In an wide-ranging exclusive interview, CNBC’s Andrew Ross Sorkin talks with Lloyd Blankfein, Goldman Sachs chairman & CEO, about cuts in the Fed’s bond-buying program; the move higher in interest rates; the trade in gold; the best candidate to head the Fed; joining the Dow, and how regulations are impacting the banking industry.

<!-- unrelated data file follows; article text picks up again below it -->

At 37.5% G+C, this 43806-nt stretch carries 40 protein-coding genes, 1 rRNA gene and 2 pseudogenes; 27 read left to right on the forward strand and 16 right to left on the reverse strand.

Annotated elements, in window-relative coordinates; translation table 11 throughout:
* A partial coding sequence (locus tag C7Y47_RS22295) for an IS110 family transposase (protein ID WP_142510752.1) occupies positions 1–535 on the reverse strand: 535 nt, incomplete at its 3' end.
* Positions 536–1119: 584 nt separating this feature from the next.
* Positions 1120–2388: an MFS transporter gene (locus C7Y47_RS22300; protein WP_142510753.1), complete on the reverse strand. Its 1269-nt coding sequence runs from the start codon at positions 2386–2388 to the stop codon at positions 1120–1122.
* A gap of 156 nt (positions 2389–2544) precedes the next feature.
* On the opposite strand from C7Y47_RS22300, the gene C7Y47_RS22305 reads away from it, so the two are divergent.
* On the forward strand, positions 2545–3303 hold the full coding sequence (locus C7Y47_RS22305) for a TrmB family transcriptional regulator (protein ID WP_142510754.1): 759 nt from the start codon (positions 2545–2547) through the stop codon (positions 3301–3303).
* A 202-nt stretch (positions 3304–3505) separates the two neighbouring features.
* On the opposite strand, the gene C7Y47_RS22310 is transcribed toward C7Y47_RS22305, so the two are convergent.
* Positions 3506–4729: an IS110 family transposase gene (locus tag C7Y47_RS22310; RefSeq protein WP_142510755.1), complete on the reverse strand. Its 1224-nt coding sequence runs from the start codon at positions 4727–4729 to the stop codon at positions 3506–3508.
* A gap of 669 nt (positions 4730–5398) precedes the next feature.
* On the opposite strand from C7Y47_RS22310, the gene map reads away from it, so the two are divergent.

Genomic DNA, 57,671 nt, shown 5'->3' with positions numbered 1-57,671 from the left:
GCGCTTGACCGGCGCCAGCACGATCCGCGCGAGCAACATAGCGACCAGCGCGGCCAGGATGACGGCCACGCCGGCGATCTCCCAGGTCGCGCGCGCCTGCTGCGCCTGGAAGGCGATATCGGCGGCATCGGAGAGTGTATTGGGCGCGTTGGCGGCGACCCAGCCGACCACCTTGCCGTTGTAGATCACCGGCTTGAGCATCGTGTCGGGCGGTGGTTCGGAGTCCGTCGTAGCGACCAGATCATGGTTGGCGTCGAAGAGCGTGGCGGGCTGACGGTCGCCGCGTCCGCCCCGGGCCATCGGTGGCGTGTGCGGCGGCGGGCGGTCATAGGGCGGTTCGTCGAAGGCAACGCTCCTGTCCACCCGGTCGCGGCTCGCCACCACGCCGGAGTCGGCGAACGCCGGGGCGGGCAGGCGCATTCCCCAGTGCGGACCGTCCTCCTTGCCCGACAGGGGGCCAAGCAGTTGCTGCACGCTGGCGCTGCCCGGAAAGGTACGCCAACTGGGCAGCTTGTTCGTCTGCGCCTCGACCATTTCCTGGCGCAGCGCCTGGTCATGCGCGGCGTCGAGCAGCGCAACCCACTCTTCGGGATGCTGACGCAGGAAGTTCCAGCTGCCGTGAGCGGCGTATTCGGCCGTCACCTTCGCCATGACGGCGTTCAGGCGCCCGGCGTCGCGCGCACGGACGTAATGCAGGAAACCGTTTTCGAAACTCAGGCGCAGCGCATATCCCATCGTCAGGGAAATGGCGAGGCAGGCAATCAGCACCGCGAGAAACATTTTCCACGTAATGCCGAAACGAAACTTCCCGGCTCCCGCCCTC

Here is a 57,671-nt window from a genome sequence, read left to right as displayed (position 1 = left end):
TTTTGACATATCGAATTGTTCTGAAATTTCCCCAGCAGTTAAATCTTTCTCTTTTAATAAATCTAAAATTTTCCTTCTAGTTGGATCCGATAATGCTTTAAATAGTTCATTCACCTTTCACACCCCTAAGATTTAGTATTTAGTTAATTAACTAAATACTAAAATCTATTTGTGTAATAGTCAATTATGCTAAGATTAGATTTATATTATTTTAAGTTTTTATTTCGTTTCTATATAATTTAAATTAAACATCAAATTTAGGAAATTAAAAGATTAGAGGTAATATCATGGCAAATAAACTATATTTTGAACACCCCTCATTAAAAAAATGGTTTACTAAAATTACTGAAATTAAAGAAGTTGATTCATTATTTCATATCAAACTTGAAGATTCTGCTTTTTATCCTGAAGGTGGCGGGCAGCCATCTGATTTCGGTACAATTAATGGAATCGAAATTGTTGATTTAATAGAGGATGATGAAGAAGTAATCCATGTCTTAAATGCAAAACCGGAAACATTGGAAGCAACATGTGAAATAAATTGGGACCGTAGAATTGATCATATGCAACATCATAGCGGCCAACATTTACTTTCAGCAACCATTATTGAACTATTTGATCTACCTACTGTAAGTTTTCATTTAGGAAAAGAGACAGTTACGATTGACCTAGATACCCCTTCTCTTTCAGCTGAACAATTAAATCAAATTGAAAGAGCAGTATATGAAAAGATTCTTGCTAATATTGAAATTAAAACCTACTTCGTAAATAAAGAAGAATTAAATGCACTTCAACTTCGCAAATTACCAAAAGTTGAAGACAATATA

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andrew joins us from chicago with our special guest. thank you. we’re live in chicago. goldman sachs just finished up the cfo conference. thank you for being here on what we think will be a big news day. i’ll ask you, what do you think will happen at 2:00, and does it matter? it matters more or less depending on what happens. i think it matters to people. i don’t think it should matter as much as people are weighing in on. it probably will matter. what are you expecting? i expect — i think at this point there has to be some cut. i don’t think if it’s a number like down 10 billion, the market will be happy. the market will be sad because we’re losing the heroin injection or because — that could be good news right? i’ll use metaphor of head wind and tail wind. there’s a tail wind from the fed. people think this is the first moment when there’s a withdrawal from the market. it’s not as big a deal. it’s not the first withdrawal. the biggest artificial support the markets had a long time, we’ve been withdrawing that steadily. the biggest support the markets had was the unbalanced budget we had. spending more than we were taking in revenue. we have tie had the up. the payroll tax coming back. all those things are moving toward normalization as in rise in interest rates. the fact interest rates for 1 1/2% was influential to the market. this is not the first step. also the expectations are embedded. austan goolsbee on a moment ago, he seemed worried if we got to too much it would be bad news. that the economy is still too fragile. where the are we? in substance it’s a recovery where trajectory is not as steep as it should be. all these support measures are a form of insurance not because we think it will turn back but because it might turn back. it’s too high — i’d rather be cautious. the odds of it turning back are not great. are you a believer it worked? i think it was — at the margin, it made a contribution. who knows. you can’t go back and see both paths. i would say — i would have if i were in charge of running the economy, i would have done anything i could. this was in the positive direction. joe has a question back at hq. only in relation to another market. i want goldman’s comments. goeldman said gold would keep going down because of the taper. lloyd, were you part of that — are you there for decisions like that? do you agree? where do you think gold could go? i’m not part of the process of generating that point of view. i always have a point of view on gold where i start at jr commodities. my first job was on the gold market. gold is trading higher to other currencies. they trade against each other at a point people were questioning the behavior of every bank. all of a sudden, gold became the alternative currency or two currencies. by the way, with interest rates rising, gold doesn’t pay. it becomes not only less important to hold gold as an alternative but more expensive but to hold as an insurance policy. do you think it could go to a thousand? in gold, it’s always — gold is not even a fiat currency. gold is what people think it’s worth. it’s not value. it’s a direction from where you are. that’s the hardest place to figure out where it belongs. that’s down. i would think that would trend down. on the topic of all things fed related. were you a fan of larry summers. would you have wanted to see him get the job? i am a fan of larry summers. who do you want for that job? it’s a hard question. i would say at some level, at an important level, i will say i’ll have to work with whoever has that job. it’s actually quite convenient that i like everybody. you have met yellen? yes. you think she’s as strong as the markets think or stronger? both have different backgrounds and both have different temperaments. both are equivalent and very strong. each could do the job. unrelated to the particular policies, janet yellen — the big tool that the fed has available now when you put aside qe and measures is forward guidance. forward guidance is more credible if it’s from an institution with continuity. with larry that would be a break. first of all would they do it with credible and how would the market take it? forward guidance with a current vice chairperson is going to be the next chairperson has more credibility. not saying whether you like the policies or don’t, but to an extent forward guidance is more credible when there’s continuity. what’s your opinion on the economy. we have syria, debt ceiling, a lot coming this fall. a lot don’t know what to make of it. there’s a lot that can go wrong. i joked last night i spend 98% of time in 2% worse possibilities in risk management. i think in the largest probability that we muddle through thing, climbing the wall of worry and actually very well positioned for the economy to keep improving. a week ago goldman sachs became part of dow. how did that happen? were there conversations? i didn’t have a clue. if i did have a clue, i would have been obsessing and asking why it didn’t happen yet. is this something you wanted for a long time? have you talked about it? it never occurred a possibility. i never thought it. the fact of the matter when you think what we’ve been focused on the last five to six years and where we were, this is not really in contemplation. we felt as an institution really terrific about it. in some ways you know — this has not been an easy time for anybody. nobody has enjoyed dealing with the context for the last several years. we’ve been in the spotlight. to get a validation like that — i get surprises in my line of work and few are positive. a wise person once said with great power comes great responsibility. i think it was spiderman’s father. now with dow, there’s a high priced stock. it used to be the bank of america, positive stuff. you’re in dow now. it’s not all about goldman sachs now. it’s about the dow. this black box, trading, making money everyday. think about that okay? it’s about the dow. that’s really not a question. it’s more of a comment. i understand. we haven’t had the secret ceremony. they haven’t given me the ancient scroll. i haven’t read about it but i will and take it seriously. it must have been shocking. i agree with it. i think goldman is probably more representative of pure capitalism than bank of america at this point, but you must have been — it was shocking to everyone. how did you find out lloyd? by hearing it on the news? it came over the tape. i read it like everyone else. the answer was you were watching squawk box. i was so engrossed watching squawk box i almost missed it. do you take credit now that goldman is a dow component? i have a hundred people working on the roll out plan for the way i’ll take credit. not at all. i haven’t spent a lot of time thinking about why it was the rit or wrong thing to do. i’m appreciative for the positive attention that comes with it. i want to talk briefly about the regulatory environment. five years later we were talking about tonight. five years ago today you ran negotiations over the weekend about whether to merge with citi group or wachovia, all sorts of people. a billion five will be spent on lawyers. i didn’t think about it af left law after five years and went to finance. you’re in the right place. what’s that going to do to the bottom line? i do think things have changed. regulation will stay with us a long time and some extent forever. there’s a bit of a moment in time here where we’re grappling with legacy issues, not what we want to really do. both necessary making sure bad things don’t happen again or if they do, they’re mitigated. it’s not what we necessarily signed on. they’re necessary things. at some point you chip away at those, get things set up like clearing and regulations that come through. i expect that you won’t have as many people working on this five years from now as you do today. one of the things that is so interesting about this major settlement jp is doing. what is this going to do to the industry and how would it have changed your reaction to the suit you settled two years ago now? i’m not sure. it’s case by case. in some cases that are in the paper, the people have already said this is effectively — they admitted this was wrong behavior. whether it rises to legal standard, they’re not admitting that. they’re admitting to facts. a lot of facts are not in contention any. when it gets to an extreme case, people that want to settle these cases are not just the defendants. it’s the regulators bringing the suits. at the end of the day, if you get a settlement — nobody is paying a big fine. that is admission. you’re changing behavior. it’s so consequential you’ll bring and succeed in fewer cases. does it make sense when you look at jpmorgan scenario — they’re losing money to pay for other people’s mistakes. winners and losers and those that tie themselves to economic interests in the company are always shareholders. if shareholders feel burdened in the direction of paying big fines, that’s management. there’s no other decision maker or ultimate place to put the burden. i agree. another name in the news, steve cowen. he came on saying goldman sachs was going to support as a firm and continue working with them as a broker dealer for them. take us inside the decision about that. how do you get to that place? what is that information like to say they’ve been indicted and we’re going to continue working with them? they haven’t been convicted. at the end of the day we didn’t have to make a decision to support them. we would have have to make a decision in the context of accusation of withdrawing support. we’re a major provider and prime broker. that would be pay quiet a decision if they withdrew on — has the world changed — let me say the government wouldn’t want us to withdraw that. if everybody withdrew he quitty you would vaporize the firm. the case of bringing the charges so great the government would be reluctant to bring charges if they knew the moment they brought the charge you would be the executioner. it’s in the interest of the government. the government did come back and encourage firms like ours to continue to deal with sac. when you think about drexel, the second they were dietd, the game was over. that was the issue. right. do you think the world has changed? i think the world appreciated what happened with more information. after those cases, what happened was the government could never prosecute a financial firm. you ended up with non profit. the world didn’t like that. they said why are you doing deferred prosecution. they were loathed to use the powers. it was only a nuclear option. the fact they’re getting people to cooperate and still support during the trial actually means it’s not an on off switch. you have something in between doing nothing. i think the government is supportive of maintaining relationships with the firms pending a trial. andrew, what about the bank charter? that’s going away. ask him when. when? when is the the bank charter going away? don’t ask him if. ask when he’s going to do it. i miss had the episode of your show. i must have been traveling. a lot of things that happened in those times, lloyd, buffett and a lot of tarp, this stuff is gone now. why do you still keep that? are you going to keep it? you know, the legislation — there’s a category called sifi which we’ll be regardless of regulatory or not. by the way, people want us to be highly regulated for obvious circumstances. i think — i don’t think the question — i don’t think the answer is that important anymore. the difference of us being bank holding company from the point of view of regulation, surveillance, focus, restrictionsitations, i can’t say for sure. it won’t be that big of a difference. we’ve got to go. hard commodities, real commodity, going to stay in that business? others saying they’re going to get out of that business? you’re going to fight it? regulators haven’t said that. but it may come. a lot of things may come. we’ll deal with that when it happens. that’s a core strategic business for us. it’s a slightly different status than other banks for us because there’s the legislative grandfathering solution embedded in the notion of being grandfathered we have been in over a hundred years. the role we play in that business is very — pay good credit, regulated company will be — the outcomes won’t be good for the users of the market. we’ve got to go. final question asked last night. it was a great question with a great answer. a week from now, five years ago, you took a lot of money from warren buffett. if you could do it again five years later, would you? i think things have worked out pretty well. with warren, we got more than money. we got more than his validation. we got his advice and friendship as well. that was valuable to us. the fact of the matter is we got money from warren and then got money from the capital markets to capital raise and got unexpectedly money from the